Linking the Interests of Families and Teachers

Based on Research Conducted at OSLC

Follow-up During Young Adulthood of Participants in a School-Based Randomized Preventive Intervention Trial.

Project Overview

Linking the Interests of Families and Teachers (LIFT) is a research intervention program designed to prevent the development of aggressive and antisocial behavior. Since the program began in 1990, classes from 12 schools located in neighborhoods with a higher-than-average rate of juvenile crime from the Eugene/Springfield area have participated.

Schools were selected at random to participate as either a prevention or enrichment school and to include either the 1st or 5th grade classes. All families in the selected grade level were asked to participate.

The enrichment school participants participated in the assessment-only phase of the program. The assessment included observations on the playground, peer ratings, teacher ratings, family interviews, parent and child questionnaires, family interaction tasks, and school and court record queries.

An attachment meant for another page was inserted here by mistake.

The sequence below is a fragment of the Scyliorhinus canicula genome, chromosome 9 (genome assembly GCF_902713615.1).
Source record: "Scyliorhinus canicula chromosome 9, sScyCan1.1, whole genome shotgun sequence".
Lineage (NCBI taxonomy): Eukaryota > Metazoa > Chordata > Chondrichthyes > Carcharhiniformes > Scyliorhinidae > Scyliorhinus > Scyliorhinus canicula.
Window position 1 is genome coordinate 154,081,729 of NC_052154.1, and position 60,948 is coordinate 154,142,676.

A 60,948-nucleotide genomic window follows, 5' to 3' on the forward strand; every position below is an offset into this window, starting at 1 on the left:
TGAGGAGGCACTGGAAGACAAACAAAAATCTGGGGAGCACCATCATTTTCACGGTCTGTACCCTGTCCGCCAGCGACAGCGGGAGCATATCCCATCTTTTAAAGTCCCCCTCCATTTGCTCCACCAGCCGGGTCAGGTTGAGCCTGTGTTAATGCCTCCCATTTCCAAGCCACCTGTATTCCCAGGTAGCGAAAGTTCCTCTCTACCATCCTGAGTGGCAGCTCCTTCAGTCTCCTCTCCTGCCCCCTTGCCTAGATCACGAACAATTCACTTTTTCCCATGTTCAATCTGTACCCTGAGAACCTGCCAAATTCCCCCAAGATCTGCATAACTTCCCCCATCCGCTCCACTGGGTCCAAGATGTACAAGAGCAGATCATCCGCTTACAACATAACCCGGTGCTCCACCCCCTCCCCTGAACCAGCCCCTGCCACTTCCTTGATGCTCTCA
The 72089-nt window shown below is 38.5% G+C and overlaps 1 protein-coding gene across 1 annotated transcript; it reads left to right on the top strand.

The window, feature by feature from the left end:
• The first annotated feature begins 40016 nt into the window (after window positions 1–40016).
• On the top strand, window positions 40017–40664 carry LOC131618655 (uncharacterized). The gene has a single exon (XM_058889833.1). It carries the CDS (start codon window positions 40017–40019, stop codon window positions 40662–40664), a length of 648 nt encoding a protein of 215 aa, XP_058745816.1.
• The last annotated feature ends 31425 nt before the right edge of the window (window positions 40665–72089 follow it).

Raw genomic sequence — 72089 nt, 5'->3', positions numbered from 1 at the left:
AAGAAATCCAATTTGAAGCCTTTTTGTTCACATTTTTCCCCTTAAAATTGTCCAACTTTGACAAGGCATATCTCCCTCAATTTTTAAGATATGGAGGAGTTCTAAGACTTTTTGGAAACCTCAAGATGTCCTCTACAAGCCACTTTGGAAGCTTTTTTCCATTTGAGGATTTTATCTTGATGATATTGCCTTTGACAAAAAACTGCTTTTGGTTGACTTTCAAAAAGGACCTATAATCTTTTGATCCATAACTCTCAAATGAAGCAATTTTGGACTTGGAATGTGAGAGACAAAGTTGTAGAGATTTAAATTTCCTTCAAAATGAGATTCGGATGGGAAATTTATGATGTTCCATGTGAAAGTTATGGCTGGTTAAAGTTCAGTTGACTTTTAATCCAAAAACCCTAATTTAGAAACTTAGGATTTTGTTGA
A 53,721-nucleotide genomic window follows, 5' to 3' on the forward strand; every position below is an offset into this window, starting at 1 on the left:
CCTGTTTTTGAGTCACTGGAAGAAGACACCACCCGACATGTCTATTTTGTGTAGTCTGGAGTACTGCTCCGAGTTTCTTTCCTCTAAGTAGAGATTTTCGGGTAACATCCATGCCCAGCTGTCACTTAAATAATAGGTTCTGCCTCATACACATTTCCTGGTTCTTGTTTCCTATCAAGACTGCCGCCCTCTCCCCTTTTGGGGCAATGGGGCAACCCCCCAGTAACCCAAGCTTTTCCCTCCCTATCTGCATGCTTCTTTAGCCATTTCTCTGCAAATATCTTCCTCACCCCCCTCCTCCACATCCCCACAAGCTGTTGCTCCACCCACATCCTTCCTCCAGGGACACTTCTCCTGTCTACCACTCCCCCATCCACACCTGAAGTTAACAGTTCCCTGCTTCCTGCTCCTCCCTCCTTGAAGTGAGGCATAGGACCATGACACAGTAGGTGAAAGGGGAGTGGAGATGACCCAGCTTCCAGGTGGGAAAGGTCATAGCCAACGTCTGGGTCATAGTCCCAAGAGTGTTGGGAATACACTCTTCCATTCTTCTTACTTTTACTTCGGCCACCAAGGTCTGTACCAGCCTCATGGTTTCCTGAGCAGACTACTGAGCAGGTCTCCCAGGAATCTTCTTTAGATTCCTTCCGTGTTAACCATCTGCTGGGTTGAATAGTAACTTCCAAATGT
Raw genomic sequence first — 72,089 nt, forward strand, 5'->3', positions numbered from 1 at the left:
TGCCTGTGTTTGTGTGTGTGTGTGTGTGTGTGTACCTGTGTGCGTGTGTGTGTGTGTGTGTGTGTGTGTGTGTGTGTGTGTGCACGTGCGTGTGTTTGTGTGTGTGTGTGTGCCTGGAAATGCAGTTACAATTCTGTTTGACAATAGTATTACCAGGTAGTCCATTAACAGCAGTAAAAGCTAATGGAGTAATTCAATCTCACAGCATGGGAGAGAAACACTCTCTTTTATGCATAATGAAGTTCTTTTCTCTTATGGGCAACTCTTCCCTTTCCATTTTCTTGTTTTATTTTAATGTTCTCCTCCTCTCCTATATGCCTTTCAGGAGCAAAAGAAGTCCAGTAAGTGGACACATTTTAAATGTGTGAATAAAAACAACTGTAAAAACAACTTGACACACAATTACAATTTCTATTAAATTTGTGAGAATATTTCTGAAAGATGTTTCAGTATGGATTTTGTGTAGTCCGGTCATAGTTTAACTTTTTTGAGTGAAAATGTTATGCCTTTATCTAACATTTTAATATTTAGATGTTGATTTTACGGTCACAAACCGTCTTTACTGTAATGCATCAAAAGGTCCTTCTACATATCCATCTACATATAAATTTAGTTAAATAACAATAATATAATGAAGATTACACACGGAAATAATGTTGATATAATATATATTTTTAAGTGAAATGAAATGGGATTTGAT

In addition to the assessment described, the prevention school participants received an intervention designed to prevent problem behaviors from developing or progressing by simultaneously influencing parents, teachers, and children to

  1. enhance family interactions,
  2. increase prosocial and reduce negative peer interactions, and
  3. improve the coordination between home and school.

The effectiveness of the intervention was evaluated through a research design that included pre-intervention, post-intervention, and yearly follow-up assessments of all participants. In addition, these assessments provide an opportunity to comprehensively examine the factors that support or impede the success of important transitions children and families make as their youngster begins elementary school and moves into middle school, high school, and young adulthood.

Year Project Began: 2004
Funder: National Institute of Mental Health

Principal Investigator

J. Mark Eddy, Ph.D.

Senior Fellow Scientist
Oregon Social Learning Center

Primary Research and Clinical Interests